The man accused of shooting worshippers at two New Zealand mosques in March has pleaded not guilty to 92 charges, including 51 counts of murder.
Australian citizen Brenton Tarrant, 28, appeared via audiovisual link at the Christchurch High Court on Friday morning over the attack, which was New Zealand’s worst mass shooting in modern history.
Tarrant entered a not guilty plea to 51 charges of murder and 40 charges of attempted murder and one charge under the Terrorism Suppression Act, the first time such a charge has been laid inside the country.
The pleas were entered by Tarrant’s lawyer, Shane Tait. Tarrant could be seen smiling as he appeared via video link from Paremoremo Prison in Auckland.
Tarrant was silent throughout his appearance and could be seen on a monitor from the waist up, dressed in a plain gray sweatshirt.
A proposed trial date was set for May 4, 2020. Mental health assessments have been completed, with Judge Cameron Mander telling the court no issues had arisen in terms of Tarrant’s mental fitness to enter pleas or stand trial.
Under New Zealand law, murder carries a life sentence, and convicted murderers must spend at least 10 years in prison before they are eligible for parole. Committing a terrorist act carries a possible life sentence.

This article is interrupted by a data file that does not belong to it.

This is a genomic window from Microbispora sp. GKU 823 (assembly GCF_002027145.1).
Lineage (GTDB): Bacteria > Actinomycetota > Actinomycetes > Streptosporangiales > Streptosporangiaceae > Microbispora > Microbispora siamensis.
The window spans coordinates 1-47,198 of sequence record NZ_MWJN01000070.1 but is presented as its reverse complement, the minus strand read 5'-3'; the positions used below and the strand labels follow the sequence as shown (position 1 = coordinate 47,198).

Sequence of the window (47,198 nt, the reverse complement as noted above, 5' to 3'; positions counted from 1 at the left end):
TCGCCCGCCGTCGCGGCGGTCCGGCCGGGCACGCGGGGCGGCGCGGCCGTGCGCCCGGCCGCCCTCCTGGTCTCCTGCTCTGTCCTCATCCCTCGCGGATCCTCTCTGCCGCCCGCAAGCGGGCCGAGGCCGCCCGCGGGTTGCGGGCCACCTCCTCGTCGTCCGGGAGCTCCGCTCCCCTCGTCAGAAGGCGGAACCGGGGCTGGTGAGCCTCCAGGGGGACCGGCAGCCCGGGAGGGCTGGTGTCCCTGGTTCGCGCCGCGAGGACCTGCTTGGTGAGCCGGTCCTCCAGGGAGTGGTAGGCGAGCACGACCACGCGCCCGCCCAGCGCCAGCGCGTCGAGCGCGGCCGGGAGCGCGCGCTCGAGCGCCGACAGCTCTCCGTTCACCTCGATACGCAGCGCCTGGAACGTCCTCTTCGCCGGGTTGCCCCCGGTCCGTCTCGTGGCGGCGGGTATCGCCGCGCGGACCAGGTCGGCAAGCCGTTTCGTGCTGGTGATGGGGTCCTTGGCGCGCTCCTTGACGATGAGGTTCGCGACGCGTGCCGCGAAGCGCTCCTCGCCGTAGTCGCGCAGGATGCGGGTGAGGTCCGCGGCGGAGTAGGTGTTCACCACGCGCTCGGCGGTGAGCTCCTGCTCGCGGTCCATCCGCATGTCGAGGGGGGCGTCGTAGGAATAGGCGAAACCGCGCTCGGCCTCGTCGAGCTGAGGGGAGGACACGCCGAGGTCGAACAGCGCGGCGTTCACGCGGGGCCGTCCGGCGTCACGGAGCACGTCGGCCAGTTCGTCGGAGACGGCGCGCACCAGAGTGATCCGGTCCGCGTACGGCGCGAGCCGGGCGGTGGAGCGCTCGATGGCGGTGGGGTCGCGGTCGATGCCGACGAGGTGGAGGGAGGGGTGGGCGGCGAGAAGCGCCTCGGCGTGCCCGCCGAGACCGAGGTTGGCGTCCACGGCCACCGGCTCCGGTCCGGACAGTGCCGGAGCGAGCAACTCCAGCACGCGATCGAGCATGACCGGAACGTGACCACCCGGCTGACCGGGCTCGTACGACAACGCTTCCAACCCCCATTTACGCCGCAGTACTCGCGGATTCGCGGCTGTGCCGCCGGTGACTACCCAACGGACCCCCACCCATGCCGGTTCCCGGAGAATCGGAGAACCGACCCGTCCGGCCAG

Tarrant last appeared in court in April, when the court ordered he undergo a mental health assessment.
He was arrested on March 15, within 21 minutes of the first emergency calls being received by police.
Almost all of the victims died at Al Noor mosque and Linwood Islamic Center in Christchurch in New Zealand’s South Island. Only two died later in hospital, including a Turkish citizen who died in May.
The victims hailed from all around the world, including Pakistan, Saudi Arabia, Bangladesh, Indonesia, and Malaysia.
Less than a month after the shooting, New Zealand lawmakers voted to change the country’s gun laws to ban military-style semiautomatic weapons.
By Julia Hollingsworth, CNN